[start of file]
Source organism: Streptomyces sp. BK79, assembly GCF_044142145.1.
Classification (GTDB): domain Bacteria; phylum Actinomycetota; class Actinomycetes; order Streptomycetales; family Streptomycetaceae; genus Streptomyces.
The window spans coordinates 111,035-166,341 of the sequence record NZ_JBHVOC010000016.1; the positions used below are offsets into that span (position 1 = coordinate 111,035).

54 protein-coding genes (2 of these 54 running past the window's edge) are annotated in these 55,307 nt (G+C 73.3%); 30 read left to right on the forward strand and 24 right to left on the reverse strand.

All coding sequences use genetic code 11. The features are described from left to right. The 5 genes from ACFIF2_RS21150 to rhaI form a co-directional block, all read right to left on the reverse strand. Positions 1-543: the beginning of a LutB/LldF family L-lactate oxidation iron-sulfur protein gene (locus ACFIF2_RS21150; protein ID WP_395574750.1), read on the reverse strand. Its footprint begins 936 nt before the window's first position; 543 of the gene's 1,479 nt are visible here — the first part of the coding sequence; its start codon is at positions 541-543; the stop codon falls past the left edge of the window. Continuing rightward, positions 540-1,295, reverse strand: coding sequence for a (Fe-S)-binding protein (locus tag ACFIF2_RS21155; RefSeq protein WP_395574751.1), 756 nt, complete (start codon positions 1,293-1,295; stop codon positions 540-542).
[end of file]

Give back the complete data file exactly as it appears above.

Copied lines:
Source organism: Streptomyces sp. BK79, assembly GCF_044142145.1.
Classification (GTDB): domain Bacteria; phylum Actinomycetota; class Actinomycetes; order Streptomycetales; family Streptomycetaceae; genus Streptomyces.
The window spans coordinates 111,035-166,341 of the sequence record NZ_JBHVOC010000016.1; the positions used below are offsets into that span (position 1 = coordinate 111,035).

54 protein-coding genes (2 of these 54 running past the window's edge) are annotated in these 55,307 nt (G+C 73.3%); 30 read left to right on the forward strand and 24 right to left on the reverse strand.

All coding sequences use genetic code 11. The features are described from left to right. The 5 genes from ACFIF2_RS21150 to rhaI form a co-directional block, all read right to left on the reverse strand. Positions 1-543: the beginning of a LutB/LldF family L-lactate oxidation iron-sulfur protein gene (locus ACFIF2_RS21150; protein ID WP_395574750.1), read on the reverse strand. Its footprint begins 936 nt before the window's first position; 543 of the gene's 1,479 nt are visible here — the first part of the coding sequence; its start codon is at positions 541-543; the stop codon falls past the left edge of the window. Continuing rightward, positions 540-1,295, reverse strand: coding sequence for a (Fe-S)-binding protein (locus tag ACFIF2_RS21155; RefSeq protein WP_395574751.1), 756 nt, complete (start codon positions 1,293-1,295; stop codon positions 540-542).